Changing Your Mind
The Heartsong Center offers a tune-up for your brain

Crap Shoot
New Mexico's multimillion-dollar bet on legal gambling

Salsa Days
The night the lights went out on Jessie's Café

Last Call
Our reporter takes alcohol servers' training

The Songs of the Land
Modern-day Apache Joe Saenz teaches ancient lessons


Columns and Departments
Editor's Note
Desert Diary

Theatre Festival
Cowboy Exhibit
Top 10

Business Exposure
Celestial Cycles
The Starry Dome
Ramblin' Outdoors
40 Days & 40 Nights
Guides to Go
Henry Lightcap's Journal
Continental Divide

Special Section
Arts Exposure

Diana Ingalls Leyba
Arts News
Gallery Guide

Body, Mind & Spirit
The Change We Need
Coping or Healing?

Red or Green
Dining Guide
Mimbres Valley Café
Table Talk

About the cover

  D e s e r t   E x p o s u r e   January 2009

Letters banner

Making Camp

I was very interested to read the article on the Kingston Scout Camp ("Scouts Honor," December 2008). I was very impressed with the level of detail and care in interviews. As one of the quoted sources for your article, I was a bit amused to see my work quoted in the most dramatic way. I do offer an update to my quoted section on the mines in the Kingston area: I contacted the New Mexico Dept of Energy and Mines (NMDEM) with the report to have the shafts surveyed and closed. The NMDEM found 167 shafts in the area in their search (I had reported 107 and eventually found 116). The good news is most of these are filled in by nature, or were filled in as part of the mining and refining process. The bad news is the rest are really quite dangerous and some appear to be filled in but in actuality are not or could collapse, opening new entrances at any time.

The action toward developing the camp at Kingston has stalled as far as can be observed. There is no practical approach to developing the Percha Valley, as the scouts (Yucca Council) will never be in a position to own it. It is Forest Service riparian area and not up for sale or trade. The nearby Camp Shiloh is a derelict Bible camp in need of a 100-percent rebuild and, as it is on very limited acreage with steep slopes, it does not make for a pretty camp. I have suggested several development ideas to improve the situation, but unless more area is made available it will be difficult to make an attractive camp at this place.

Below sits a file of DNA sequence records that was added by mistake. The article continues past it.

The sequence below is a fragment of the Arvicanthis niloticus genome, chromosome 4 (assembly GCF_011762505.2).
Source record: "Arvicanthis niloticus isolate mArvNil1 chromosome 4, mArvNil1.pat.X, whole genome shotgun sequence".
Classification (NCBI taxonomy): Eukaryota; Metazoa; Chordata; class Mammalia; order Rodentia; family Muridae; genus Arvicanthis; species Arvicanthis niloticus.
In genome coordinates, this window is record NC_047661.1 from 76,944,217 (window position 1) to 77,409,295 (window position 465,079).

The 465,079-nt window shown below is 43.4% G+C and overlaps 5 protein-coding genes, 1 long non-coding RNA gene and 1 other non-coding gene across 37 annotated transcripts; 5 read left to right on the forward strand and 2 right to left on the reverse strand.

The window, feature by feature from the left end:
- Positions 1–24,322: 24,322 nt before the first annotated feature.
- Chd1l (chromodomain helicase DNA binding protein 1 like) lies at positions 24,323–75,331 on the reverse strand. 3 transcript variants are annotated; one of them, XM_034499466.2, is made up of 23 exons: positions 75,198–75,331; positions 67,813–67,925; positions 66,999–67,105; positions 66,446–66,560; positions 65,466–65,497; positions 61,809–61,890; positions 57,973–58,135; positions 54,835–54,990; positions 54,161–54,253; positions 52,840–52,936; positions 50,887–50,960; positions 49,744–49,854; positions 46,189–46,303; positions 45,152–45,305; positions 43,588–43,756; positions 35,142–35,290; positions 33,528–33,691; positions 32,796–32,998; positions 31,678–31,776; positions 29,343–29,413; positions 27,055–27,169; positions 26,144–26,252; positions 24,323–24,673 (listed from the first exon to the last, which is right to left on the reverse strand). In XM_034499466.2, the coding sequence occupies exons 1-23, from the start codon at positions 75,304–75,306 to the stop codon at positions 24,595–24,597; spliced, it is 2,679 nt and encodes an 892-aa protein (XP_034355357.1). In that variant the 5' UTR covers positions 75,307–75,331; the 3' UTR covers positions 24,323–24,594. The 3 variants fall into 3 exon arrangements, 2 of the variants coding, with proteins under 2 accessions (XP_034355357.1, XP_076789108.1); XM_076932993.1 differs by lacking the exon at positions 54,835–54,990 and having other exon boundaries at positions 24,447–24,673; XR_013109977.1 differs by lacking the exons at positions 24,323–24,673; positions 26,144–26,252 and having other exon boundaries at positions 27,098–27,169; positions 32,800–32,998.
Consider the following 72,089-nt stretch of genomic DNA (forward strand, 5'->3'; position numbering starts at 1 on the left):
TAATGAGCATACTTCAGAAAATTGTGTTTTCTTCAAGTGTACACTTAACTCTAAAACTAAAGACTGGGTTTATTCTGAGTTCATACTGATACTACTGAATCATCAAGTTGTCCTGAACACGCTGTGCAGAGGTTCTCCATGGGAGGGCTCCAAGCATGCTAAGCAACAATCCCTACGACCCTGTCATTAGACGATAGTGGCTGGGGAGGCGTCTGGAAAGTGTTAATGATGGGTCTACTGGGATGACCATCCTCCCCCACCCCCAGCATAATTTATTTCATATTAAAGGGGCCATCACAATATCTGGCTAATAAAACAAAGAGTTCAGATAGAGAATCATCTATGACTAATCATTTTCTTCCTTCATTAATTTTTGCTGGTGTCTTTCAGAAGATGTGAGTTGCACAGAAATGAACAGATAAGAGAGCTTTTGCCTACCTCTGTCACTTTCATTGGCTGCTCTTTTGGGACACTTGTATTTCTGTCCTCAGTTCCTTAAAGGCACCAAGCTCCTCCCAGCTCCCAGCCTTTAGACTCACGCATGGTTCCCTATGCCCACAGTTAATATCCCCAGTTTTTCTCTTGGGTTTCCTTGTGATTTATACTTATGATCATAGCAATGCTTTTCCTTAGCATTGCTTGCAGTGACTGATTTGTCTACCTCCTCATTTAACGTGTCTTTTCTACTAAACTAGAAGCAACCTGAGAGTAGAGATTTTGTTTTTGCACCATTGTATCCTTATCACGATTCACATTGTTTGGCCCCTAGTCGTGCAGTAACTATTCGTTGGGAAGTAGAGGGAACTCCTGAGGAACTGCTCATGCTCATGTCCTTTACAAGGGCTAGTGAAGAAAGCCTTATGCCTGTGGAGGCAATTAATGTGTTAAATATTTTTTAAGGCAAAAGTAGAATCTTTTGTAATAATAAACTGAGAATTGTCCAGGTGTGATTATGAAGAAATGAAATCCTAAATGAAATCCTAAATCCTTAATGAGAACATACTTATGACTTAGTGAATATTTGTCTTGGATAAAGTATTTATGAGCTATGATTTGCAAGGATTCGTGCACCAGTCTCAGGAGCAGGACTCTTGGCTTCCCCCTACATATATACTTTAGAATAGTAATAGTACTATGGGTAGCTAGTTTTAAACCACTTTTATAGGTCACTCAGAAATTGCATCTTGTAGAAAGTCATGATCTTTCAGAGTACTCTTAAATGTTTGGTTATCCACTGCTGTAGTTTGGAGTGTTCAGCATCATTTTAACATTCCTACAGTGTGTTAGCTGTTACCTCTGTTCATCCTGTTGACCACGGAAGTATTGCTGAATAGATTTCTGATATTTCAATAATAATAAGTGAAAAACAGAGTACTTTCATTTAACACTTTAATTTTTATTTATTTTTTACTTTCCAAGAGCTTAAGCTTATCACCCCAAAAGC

In the meantime, I have been very successful working toward obtaining a 20-year permit for our camp in Cloudcroft, Camp Dale Resler. I have a very dedicated group of people with a great interest in not only preserving but rebuilding and expanding this camp. In Cloudcroft we have the blessing of the local community to keep an active camp, as it attracts tourists to the town to support the many local shops, hotels, real-estate brokers and other businesses. We would be very interested in receiving dedicated donations or other support to help us continue improving Camp Dale Resler.

Hopefully the story will have a happy ending. The Kingston area is beautiful and offers some very interesting history and adventure. I would like to continue to have the kind of access the camp at Kingston provides us to the southern Gila. I for one plan to stick around to make sure any development in that area is money wisely spent.

Mike Jago

Unit Commissioner

White Sands District

Yucca Council BSA

Love Affair

While on a study visit to the Reserve area, I picked up a copy of your publication, which I had never seen before. What a delightful and entertaining surprise to encounter your enlightened beacon in Catron County, no less.

For over 60 years I've been carrying on a love affair with Southwest New Mexico, Silver City, the Gila et al, and fully intend to continue said affair. It is a remarkable region with a remarkable history as well as a controversial reputation for opposition to change.

Decades ago, when the first coffeeshop opened in Silver City, and now with the advent of Desert Exposure and its survival, I'm convinced a moderate point of view is thriving. Wonderful!

PS — You're one-up on the Albuquerque Journal.

Vera Snyder


Let us hear from you! Write Desert Exposure Letters, PO Box 191, Silver City, NM 88062, fax 534-4134 or email letters@desertexposure.com Letters are subject to editing for style and length, and must be in response to content that has appeared in our pages. Deadline for the next issue is the 18th of the month.


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